Russia: Beyond the ‘Reset Button’

Our guest blogger is Samuel Charap, a fellow for National Security and International Policy at the Center for American Progress Action Fund.

obama_medvedevThis week marked the end of the first round of negotiations between the U.S. and Russia for a new agreement on nuclear weapons limitations to replace the Strategic Arms Reduction Treaty (START). Since the treaty — a backbone of the arms control regime — expires in December, this is the most important agenda item for the two countries in the short term, and will be a main topic of discussion at the July summit in Moscow between Presidents Obama and Medvedev.

Cooperation on arms control has long been a key element of U.S.-Russia relations, and these negotiations are an appropriate and welcome sign that both nations have committed to concluding a legally binding agreement.

However, to have a truly substantive bilateral relationship, US Russia policy must be about more than arms control — and we will need a long-term strategy to define the agenda.

The Center for American Progress proposes six strategic goals for the administration to consider as it prepares for this critical summit in the coming weeks:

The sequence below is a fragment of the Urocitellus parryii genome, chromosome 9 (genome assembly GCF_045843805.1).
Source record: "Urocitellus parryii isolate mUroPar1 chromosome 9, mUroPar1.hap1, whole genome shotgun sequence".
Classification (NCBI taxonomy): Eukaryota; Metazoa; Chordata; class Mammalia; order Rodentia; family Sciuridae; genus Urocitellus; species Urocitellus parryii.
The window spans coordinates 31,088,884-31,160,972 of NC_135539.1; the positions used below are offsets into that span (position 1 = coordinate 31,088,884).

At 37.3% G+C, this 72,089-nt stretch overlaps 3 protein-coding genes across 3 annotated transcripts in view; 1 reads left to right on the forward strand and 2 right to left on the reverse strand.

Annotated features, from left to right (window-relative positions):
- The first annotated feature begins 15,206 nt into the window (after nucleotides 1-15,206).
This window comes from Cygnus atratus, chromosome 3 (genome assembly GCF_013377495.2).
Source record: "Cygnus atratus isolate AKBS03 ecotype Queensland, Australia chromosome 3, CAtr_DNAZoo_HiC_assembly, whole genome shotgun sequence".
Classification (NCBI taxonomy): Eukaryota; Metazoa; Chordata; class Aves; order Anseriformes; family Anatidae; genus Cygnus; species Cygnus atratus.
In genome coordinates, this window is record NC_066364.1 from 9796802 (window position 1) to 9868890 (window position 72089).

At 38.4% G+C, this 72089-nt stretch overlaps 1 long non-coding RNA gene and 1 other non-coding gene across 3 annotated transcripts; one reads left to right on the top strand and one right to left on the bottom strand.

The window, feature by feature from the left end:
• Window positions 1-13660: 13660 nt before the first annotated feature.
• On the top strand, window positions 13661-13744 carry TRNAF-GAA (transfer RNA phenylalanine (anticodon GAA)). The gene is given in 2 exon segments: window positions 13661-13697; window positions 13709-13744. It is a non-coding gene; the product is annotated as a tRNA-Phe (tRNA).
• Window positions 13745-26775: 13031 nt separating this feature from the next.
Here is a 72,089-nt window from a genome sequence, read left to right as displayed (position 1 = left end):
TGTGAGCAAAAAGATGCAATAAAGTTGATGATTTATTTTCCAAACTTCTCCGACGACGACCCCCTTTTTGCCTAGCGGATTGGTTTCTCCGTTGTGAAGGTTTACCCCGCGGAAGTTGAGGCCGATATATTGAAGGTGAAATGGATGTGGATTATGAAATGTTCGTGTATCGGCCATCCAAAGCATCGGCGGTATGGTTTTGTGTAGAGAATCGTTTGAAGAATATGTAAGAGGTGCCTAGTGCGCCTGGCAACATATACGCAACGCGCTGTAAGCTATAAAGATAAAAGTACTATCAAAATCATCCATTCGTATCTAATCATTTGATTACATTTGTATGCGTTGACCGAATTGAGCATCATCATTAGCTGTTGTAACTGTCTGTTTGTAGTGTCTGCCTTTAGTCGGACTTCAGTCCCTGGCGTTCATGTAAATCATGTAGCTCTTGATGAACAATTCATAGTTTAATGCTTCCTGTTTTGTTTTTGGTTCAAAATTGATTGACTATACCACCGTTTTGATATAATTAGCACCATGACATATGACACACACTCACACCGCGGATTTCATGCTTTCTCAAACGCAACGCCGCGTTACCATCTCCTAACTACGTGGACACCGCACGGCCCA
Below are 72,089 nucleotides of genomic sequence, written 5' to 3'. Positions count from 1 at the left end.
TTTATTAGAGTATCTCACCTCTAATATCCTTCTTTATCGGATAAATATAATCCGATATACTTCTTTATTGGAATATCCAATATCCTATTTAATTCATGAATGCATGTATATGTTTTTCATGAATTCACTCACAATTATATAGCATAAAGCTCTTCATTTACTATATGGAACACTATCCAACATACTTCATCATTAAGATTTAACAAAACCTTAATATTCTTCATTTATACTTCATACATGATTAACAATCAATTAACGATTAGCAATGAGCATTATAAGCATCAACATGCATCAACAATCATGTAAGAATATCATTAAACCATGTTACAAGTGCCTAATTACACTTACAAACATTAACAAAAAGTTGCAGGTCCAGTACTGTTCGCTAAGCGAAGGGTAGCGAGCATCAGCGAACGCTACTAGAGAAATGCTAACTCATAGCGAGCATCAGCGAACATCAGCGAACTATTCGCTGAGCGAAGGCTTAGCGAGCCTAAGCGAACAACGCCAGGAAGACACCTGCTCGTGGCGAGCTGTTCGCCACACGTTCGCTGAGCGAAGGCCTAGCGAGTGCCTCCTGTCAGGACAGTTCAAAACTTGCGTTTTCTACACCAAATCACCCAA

– Making Russia a part of the solution to significant international problems.

– Preparing to confront the challenges presented by both an assertive Russia and a declining Russia.

– Bolstering our energy security and that of our allies.

– Creating a secure environment in the post-Soviet region.

– Encouraging the emergence of a full-fledged democracy in Russia.

– Integrating Russia into the international community and global economy.

Russia plays a key role in many of the most difficult and important issues facing the United States, and also presents us with a number of challenges that cannot be ignored. With goals to guide day-to-day decisions, U.S. policy will be more coherent and will better serve the national interest.

Read more about these strategic goals here.